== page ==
From The Statesman Journal:
I was a panel participant in the Citizens’ Initiative Review (CIR) that studied Ballot Measure 85, which would amend Oregon’s constitution to redirect the corporate kicker into the general fund for K-12 education.
I, along with 23 other Oregonians from across the state, met in Salem and committed a full week to learn from proponents and opponents of the measure. We heard from nonpartisan legislative and fiscal experts who provided historical and current context. We examined funding formulas. We identified core issues, and we separated fact from opinion, spin and hype. We asked questions—a lot of them. We made findings, and ultimately, we took positions.Our work will be published in the Voters’ Pamphlet and sent to every voter in Oregon.
I am puzzled by Our Oregon’s hostility toward this process. Our Oregon is the sponsor of Measure 85, and the recent opinion piece by their communications director, Scott Moore, suggested that meeting with the CIR panel participants (folks who apparently have nothing better to do) would somehow take away their opportunity to talk “with hundreds or thousands” of voters that week. Mr. Moore does not believe that the CIR offers any benefit to voters. He’s wrong.
In the future, I will rely on the CIR statement as a primary source of information when considering how I will vote on a ballot measure. I will have confidence that the findings and positions outlined via the CIR process are the result of deliberate and careful fact finding. I will know that 24 voters dedicated a great deal of time, time that few of us are willing or able to devote to a single topic, to provide information useful to me in making a decision. As a result of our study of Measure 85, panelists can be influential regarding this issue—not to convince anyone to vote one way or another, but to offer facts and findings (which support neither position) and supported arguments regarding the measure.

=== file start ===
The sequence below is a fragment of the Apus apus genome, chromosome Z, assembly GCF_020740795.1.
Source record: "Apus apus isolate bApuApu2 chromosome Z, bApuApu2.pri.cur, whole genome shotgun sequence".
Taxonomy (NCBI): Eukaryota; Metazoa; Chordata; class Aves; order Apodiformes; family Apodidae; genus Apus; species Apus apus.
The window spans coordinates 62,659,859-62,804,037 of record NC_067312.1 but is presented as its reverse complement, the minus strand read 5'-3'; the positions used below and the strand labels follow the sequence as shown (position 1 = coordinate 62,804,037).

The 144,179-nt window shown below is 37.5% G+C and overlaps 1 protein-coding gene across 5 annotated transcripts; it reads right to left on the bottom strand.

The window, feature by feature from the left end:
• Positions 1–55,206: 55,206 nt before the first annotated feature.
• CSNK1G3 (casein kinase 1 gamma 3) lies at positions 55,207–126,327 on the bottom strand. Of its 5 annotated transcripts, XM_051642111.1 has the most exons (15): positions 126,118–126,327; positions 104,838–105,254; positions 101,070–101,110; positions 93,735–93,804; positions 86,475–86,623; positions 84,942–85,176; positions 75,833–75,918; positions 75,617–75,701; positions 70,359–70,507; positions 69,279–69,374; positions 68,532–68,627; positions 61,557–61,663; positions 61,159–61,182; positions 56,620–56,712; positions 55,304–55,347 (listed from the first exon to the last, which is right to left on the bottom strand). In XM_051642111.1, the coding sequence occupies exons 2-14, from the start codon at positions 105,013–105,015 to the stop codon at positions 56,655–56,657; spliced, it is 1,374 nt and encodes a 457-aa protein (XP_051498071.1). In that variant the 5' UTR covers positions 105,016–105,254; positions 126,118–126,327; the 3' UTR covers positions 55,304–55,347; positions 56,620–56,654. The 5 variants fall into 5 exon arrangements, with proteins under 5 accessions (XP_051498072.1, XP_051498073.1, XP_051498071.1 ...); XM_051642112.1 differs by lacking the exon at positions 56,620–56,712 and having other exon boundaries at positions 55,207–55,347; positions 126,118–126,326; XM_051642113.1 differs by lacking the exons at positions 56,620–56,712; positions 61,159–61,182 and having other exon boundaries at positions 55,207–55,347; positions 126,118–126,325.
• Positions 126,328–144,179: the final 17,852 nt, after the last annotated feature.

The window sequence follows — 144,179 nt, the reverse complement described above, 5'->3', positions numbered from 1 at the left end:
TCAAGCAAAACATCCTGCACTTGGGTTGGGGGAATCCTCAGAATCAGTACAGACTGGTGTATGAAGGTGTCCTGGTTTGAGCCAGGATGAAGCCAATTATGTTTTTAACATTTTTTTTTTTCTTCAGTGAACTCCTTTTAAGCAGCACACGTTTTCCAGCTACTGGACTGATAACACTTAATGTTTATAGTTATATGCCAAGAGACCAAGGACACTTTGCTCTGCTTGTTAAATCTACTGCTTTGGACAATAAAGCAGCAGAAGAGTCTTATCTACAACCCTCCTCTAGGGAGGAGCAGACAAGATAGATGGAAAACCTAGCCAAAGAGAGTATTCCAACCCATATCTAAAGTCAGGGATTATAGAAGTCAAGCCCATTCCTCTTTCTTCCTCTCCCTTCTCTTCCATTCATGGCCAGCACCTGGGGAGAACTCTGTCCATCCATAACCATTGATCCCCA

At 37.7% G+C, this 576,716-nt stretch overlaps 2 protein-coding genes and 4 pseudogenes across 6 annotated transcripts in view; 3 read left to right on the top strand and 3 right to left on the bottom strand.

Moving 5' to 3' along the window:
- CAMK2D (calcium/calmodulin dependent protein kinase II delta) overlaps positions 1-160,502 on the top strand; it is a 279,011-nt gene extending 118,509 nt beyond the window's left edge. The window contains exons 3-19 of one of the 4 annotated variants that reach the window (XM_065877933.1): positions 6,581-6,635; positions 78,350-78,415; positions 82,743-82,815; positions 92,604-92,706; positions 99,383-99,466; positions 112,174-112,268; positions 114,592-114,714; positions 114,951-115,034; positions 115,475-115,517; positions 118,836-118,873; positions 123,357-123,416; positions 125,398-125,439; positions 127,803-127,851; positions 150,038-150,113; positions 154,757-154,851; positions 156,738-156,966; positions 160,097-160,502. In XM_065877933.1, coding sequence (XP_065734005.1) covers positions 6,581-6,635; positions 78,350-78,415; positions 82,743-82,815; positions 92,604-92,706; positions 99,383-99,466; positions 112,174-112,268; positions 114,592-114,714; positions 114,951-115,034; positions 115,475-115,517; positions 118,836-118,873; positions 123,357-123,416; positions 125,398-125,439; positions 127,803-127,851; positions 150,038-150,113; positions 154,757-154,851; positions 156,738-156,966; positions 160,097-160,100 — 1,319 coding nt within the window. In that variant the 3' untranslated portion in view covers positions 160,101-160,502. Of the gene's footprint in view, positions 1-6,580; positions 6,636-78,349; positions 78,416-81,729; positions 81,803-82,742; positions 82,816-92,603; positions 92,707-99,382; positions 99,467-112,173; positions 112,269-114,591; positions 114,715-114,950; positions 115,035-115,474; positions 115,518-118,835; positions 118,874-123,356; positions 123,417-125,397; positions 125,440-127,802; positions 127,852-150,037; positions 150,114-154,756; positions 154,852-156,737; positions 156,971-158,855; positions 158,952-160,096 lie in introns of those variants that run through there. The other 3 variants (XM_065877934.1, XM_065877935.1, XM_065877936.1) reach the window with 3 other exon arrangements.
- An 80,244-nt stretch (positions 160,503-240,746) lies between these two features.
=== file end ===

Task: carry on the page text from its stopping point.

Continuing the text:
I believe that every participant in the Citizens’ Initiative Review will have developed a greater appreciation for our democratic process and, more importantly, they will have developed greater skill in looking beyond campaign slogans and emotional pleas.
The CIR does not take away from public forums and rigorous debate. Rather, it is a mechanism to educate and involve those voters disinclined to make decisions based solely on biased information.